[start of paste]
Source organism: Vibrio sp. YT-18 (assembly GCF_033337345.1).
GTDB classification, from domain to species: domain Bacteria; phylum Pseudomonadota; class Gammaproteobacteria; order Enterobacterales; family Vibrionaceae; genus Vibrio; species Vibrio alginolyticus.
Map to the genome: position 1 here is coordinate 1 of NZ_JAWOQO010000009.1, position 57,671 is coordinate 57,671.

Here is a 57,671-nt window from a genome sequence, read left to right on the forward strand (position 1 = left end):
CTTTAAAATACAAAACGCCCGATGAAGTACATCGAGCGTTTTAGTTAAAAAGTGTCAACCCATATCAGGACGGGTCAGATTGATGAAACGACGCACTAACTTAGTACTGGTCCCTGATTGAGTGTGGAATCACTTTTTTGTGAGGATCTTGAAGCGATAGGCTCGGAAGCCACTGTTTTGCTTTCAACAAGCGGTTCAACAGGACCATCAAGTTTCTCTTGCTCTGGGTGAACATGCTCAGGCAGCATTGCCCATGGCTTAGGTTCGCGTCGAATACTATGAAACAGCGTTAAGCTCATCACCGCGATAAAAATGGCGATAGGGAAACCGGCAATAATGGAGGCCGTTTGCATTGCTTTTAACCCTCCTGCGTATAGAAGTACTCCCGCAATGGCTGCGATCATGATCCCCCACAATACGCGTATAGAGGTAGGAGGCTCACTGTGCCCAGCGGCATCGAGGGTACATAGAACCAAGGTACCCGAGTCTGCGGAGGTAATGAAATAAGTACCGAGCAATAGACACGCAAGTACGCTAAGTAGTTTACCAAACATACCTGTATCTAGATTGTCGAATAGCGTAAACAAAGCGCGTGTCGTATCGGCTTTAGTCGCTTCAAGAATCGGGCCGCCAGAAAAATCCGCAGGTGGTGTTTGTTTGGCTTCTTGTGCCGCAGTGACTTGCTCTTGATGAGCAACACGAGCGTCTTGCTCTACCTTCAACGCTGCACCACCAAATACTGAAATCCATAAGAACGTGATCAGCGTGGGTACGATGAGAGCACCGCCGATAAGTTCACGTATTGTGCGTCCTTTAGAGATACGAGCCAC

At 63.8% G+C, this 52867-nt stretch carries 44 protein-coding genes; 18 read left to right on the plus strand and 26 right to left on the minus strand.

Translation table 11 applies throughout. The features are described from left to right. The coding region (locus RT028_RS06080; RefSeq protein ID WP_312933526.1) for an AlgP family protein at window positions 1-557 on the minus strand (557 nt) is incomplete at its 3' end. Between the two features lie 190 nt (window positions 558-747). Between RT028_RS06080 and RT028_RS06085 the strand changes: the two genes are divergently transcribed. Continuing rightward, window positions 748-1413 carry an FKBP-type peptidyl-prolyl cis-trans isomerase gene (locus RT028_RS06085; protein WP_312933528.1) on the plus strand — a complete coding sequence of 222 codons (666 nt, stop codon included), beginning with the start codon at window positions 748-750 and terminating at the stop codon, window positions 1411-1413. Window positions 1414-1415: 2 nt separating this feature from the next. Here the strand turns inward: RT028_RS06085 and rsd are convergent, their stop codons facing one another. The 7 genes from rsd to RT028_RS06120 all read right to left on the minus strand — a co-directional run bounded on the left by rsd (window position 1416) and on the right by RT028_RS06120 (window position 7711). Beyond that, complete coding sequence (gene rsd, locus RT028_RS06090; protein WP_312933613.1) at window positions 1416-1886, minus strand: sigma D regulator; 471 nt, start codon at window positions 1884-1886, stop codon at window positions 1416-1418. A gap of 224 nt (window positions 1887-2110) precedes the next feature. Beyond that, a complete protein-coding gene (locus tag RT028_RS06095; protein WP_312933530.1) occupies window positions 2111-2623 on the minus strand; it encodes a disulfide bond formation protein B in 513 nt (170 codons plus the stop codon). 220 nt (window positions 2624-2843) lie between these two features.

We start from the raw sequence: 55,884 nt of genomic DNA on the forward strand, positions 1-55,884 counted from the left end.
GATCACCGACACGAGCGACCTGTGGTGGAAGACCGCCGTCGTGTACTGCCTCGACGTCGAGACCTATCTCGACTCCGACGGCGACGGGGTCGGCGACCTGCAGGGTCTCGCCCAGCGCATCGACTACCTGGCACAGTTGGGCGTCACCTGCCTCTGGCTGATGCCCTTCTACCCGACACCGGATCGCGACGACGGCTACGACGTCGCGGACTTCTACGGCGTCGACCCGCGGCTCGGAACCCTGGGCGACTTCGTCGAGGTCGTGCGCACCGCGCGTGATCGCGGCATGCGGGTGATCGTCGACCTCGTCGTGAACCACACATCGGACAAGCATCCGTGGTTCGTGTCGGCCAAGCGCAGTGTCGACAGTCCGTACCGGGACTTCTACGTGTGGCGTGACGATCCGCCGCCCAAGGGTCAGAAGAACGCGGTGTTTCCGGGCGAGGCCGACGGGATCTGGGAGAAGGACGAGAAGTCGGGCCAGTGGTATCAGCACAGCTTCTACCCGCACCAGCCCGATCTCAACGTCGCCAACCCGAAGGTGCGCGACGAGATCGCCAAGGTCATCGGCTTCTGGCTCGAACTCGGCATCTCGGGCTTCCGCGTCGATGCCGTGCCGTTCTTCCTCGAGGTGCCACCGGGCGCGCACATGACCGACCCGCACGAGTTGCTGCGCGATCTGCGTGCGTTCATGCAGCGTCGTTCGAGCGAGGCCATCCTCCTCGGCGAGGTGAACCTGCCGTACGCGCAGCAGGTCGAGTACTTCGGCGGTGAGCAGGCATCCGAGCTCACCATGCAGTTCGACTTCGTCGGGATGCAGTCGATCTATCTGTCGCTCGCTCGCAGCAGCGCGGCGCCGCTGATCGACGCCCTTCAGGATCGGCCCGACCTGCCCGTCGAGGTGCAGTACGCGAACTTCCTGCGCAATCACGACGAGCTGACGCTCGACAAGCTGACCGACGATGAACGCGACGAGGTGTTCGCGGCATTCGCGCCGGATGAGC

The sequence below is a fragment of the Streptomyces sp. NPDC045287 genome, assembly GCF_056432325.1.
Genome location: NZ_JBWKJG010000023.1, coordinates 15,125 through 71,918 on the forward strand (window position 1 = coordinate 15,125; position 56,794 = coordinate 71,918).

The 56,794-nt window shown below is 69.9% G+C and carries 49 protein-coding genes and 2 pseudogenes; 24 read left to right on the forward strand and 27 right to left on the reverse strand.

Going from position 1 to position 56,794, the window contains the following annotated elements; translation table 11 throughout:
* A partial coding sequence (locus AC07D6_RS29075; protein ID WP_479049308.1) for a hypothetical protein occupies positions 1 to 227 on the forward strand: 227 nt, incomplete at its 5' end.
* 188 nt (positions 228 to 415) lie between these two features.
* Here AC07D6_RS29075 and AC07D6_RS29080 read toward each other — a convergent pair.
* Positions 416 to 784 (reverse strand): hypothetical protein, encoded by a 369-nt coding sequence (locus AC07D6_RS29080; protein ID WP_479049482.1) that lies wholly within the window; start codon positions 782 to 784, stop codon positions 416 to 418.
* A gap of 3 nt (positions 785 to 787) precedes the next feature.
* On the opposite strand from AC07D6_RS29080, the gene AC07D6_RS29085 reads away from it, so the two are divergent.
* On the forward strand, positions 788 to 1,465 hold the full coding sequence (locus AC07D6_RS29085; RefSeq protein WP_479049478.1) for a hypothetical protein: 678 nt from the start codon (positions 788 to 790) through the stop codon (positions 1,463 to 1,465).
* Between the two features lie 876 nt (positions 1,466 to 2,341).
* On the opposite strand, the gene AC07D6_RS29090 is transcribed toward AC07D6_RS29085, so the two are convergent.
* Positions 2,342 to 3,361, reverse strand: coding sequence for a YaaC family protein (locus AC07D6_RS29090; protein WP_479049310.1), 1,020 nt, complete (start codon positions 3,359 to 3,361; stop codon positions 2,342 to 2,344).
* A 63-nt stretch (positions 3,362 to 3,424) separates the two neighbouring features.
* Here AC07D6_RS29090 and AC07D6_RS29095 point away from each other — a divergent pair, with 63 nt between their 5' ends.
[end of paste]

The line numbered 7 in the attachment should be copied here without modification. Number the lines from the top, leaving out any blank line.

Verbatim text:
Translation table 11 applies throughout. The features are described from left to right. The coding region (locus RT028_RS06080; RefSeq protein ID WP_312933526.1) for an AlgP family protein at window positions 1-557 on the minus strand (557 nt) is incomplete at its 3' end. Between the two features lie 190 nt (window positions 558-747). Between RT028_RS06080 and RT028_RS06085 the strand changes: the two genes are divergently transcribed. Continuing rightward, window positions 748-1413 carry an FKBP-type peptidyl-prolyl cis-trans isomerase gene (locus RT028_RS06085; protein WP_312933528.1) on the plus strand — a complete coding sequence of 222 codons (666 nt, stop codon included), beginning with the start codon at window positions 748-750 and terminating at the stop codon, window positions 1411-1413. Window positions 1414-1415: 2 nt separating this feature from the next. Here the strand turns inward: RT028_RS06085 and rsd are convergent, their stop codons facing one another. The 7 genes from rsd to RT028_RS06120 all read right to left on the minus strand — a co-directional run bounded on the left by rsd (window position 1416) and on the right by RT028_RS06120 (window position 7711). Beyond that, complete coding sequence (gene rsd, locus RT028_RS06090; protein WP_312933613.1) at window positions 1416-1886, minus strand: sigma D regulator; 471 nt, start codon at window positions 1884-1886, stop codon at window positions 1416-1418. A gap of 224 nt (window positions 1887-2110) precedes the next feature. Beyond that, a complete protein-coding gene (locus tag RT028_RS06095; protein WP_312933530.1) occupies window positions 2111-2623 on the minus strand; it encodes a disulfide bond formation protein B in 513 nt (170 codons plus the stop codon). 220 nt (window positions 2624-2843) lie between these two features.